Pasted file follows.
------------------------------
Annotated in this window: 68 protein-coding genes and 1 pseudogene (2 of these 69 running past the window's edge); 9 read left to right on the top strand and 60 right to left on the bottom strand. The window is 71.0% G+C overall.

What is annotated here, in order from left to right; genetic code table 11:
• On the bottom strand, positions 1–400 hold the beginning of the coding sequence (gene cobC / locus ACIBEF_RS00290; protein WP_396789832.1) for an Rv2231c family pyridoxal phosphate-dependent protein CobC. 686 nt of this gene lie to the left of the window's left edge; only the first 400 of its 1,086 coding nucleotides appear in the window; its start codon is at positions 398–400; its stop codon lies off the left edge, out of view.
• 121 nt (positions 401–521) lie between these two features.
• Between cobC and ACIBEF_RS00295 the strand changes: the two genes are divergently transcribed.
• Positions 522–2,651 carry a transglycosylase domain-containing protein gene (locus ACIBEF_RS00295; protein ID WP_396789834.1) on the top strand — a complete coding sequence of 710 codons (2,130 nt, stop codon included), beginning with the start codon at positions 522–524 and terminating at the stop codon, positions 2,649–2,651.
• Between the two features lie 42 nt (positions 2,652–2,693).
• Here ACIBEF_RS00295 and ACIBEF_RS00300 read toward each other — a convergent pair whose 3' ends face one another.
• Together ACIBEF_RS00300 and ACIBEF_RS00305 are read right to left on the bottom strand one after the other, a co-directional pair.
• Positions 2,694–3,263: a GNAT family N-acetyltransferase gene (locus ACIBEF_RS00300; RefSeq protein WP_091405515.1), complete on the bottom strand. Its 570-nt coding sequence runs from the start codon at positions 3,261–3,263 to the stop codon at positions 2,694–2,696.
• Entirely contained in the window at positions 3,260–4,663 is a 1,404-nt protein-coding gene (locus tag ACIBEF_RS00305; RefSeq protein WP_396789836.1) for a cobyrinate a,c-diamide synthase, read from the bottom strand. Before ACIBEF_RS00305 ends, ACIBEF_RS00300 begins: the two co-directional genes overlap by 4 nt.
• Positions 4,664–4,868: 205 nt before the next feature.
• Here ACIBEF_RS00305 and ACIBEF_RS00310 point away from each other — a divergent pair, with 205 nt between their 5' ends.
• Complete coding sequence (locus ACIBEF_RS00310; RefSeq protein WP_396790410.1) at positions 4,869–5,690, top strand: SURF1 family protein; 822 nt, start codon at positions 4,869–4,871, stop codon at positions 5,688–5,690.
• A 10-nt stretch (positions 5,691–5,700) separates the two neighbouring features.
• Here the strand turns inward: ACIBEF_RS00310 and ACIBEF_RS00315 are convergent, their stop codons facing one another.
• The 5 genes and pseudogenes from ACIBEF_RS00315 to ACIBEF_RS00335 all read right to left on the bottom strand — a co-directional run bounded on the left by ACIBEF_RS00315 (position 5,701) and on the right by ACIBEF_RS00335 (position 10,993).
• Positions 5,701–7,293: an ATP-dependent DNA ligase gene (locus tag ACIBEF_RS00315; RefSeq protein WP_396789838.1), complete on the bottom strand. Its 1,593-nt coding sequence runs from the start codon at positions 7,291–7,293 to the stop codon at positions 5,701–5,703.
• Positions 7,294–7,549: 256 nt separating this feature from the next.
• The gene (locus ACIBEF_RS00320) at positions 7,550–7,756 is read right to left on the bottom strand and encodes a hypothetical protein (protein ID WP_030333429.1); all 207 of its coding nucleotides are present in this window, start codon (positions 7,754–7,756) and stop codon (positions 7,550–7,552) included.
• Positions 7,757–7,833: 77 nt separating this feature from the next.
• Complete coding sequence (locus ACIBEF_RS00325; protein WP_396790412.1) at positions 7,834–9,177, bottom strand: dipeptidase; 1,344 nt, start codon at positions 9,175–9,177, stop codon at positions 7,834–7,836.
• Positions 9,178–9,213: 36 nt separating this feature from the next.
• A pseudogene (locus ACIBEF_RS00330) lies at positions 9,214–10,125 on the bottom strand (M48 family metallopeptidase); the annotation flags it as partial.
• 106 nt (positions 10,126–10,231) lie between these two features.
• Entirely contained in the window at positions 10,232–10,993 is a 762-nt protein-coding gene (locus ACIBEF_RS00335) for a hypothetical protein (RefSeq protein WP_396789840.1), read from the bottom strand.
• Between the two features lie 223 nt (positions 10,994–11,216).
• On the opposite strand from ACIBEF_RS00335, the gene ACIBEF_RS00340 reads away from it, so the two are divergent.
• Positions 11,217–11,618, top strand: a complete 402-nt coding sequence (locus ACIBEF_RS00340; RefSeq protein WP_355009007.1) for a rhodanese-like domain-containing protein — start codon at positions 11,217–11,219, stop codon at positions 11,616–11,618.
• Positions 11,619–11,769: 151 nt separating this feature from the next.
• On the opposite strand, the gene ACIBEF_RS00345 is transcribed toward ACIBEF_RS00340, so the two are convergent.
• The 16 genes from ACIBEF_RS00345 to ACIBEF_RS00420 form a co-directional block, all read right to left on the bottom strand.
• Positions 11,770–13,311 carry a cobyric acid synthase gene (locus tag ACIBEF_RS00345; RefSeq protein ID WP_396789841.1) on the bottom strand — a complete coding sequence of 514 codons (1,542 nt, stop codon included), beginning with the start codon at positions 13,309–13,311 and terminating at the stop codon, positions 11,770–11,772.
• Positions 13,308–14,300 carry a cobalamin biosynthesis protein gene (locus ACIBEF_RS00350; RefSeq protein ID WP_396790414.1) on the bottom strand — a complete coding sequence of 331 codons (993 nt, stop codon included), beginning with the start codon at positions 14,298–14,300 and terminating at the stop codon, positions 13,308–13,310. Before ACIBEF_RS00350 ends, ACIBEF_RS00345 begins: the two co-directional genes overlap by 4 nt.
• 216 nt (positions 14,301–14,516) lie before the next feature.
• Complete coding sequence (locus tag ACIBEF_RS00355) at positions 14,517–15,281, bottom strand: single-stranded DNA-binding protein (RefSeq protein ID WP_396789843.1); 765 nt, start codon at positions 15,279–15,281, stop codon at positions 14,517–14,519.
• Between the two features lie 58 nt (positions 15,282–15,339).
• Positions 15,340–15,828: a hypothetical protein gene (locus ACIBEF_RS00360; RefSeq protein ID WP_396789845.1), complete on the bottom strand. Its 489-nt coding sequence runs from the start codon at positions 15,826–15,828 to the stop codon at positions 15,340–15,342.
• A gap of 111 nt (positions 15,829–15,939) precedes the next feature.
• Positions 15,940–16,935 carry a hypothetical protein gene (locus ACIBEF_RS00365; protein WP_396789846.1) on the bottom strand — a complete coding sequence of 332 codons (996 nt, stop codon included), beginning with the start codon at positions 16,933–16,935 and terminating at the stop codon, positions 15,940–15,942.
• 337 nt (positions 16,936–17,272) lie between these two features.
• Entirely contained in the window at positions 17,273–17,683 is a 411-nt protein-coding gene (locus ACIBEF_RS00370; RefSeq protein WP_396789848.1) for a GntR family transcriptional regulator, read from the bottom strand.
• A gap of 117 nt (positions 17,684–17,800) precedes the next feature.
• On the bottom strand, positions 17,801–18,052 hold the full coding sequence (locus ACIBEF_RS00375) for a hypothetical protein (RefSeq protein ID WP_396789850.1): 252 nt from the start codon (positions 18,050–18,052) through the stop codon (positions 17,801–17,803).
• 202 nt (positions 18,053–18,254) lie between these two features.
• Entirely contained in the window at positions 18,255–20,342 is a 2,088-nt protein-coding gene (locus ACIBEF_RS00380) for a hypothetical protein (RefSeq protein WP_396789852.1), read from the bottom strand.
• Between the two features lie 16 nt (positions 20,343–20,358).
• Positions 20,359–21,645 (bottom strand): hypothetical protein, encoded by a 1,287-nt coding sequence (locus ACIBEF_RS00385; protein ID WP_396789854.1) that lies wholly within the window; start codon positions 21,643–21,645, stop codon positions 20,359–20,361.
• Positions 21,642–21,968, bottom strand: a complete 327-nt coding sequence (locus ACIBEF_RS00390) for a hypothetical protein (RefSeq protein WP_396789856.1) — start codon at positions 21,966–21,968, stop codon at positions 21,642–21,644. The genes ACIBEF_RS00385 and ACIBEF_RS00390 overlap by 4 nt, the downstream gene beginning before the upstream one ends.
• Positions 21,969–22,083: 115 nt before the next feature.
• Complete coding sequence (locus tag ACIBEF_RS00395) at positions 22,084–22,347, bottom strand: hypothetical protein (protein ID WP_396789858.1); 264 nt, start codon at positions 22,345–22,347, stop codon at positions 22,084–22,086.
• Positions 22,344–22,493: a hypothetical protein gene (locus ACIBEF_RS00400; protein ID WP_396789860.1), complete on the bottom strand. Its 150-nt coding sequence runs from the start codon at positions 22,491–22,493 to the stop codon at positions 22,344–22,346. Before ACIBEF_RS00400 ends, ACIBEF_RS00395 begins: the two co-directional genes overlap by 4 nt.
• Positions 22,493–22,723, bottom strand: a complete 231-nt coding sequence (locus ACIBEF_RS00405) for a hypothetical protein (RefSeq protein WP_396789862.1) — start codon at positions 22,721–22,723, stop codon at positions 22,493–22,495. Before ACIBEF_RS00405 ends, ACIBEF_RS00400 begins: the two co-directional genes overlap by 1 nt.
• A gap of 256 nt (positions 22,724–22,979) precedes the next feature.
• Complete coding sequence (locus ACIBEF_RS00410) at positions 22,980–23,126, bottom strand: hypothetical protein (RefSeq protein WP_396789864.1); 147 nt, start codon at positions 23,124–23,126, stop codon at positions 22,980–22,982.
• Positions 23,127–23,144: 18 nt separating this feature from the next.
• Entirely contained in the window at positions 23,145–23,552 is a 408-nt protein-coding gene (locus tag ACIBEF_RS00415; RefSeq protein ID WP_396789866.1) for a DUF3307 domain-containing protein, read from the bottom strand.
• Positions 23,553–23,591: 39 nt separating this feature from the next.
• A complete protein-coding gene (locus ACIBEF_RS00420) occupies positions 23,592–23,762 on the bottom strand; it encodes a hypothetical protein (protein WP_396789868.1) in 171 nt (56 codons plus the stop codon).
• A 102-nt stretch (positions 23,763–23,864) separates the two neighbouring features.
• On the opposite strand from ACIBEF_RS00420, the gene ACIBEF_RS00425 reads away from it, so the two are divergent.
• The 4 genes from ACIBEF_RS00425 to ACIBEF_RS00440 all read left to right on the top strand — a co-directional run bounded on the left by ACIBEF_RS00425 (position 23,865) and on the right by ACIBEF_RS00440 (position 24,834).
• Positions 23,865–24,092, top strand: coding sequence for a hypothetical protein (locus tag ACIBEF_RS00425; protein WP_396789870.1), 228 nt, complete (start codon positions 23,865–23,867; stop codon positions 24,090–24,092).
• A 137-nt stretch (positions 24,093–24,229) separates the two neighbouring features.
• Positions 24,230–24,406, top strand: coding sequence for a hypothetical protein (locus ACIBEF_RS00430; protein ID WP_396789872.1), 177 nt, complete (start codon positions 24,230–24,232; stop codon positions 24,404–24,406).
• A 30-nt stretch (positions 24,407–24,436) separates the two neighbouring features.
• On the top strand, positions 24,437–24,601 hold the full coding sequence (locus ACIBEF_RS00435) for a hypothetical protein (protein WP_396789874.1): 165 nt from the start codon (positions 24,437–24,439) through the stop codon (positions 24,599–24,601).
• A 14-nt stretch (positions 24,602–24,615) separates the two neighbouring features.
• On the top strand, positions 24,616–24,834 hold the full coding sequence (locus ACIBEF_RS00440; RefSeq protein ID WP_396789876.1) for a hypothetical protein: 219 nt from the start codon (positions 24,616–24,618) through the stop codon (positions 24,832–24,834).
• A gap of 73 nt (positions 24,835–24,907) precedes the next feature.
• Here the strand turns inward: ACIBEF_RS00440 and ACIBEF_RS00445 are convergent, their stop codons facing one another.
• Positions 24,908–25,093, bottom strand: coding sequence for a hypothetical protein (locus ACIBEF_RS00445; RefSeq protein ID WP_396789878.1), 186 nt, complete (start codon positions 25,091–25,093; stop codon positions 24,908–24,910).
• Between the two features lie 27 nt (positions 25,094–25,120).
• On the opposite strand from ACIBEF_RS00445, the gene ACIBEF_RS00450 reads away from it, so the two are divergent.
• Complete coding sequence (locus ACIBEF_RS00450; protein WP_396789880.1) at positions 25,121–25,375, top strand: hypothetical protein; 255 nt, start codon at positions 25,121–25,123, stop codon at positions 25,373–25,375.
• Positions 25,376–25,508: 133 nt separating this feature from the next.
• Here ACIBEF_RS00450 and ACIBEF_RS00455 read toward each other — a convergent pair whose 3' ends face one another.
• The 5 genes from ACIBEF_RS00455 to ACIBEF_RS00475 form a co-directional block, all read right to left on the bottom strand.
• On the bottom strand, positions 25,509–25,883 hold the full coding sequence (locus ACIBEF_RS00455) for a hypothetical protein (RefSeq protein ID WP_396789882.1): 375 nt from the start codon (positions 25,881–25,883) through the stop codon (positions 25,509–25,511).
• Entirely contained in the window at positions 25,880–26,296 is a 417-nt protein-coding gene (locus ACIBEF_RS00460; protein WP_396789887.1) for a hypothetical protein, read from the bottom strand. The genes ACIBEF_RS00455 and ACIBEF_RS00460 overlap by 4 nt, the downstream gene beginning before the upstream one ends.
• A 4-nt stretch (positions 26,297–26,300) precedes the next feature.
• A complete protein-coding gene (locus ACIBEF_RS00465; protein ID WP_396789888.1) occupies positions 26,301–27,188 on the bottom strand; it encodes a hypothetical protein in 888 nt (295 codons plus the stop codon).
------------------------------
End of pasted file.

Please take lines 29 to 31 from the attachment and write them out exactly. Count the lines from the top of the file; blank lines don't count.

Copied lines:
• Positions 11,217–11,618, top strand: a complete 402-nt coding sequence (locus ACIBEF_RS00340; RefSeq protein WP_355009007.1) for a rhodanese-like domain-containing protein — start codon at positions 11,217–11,219, stop codon at positions 11,616–11,618.
• Positions 11,619–11,769: 151 nt separating this feature from the next.
• On the opposite strand, the gene ACIBEF_RS00345 is transcribed toward ACIBEF_RS00340, so the two are convergent.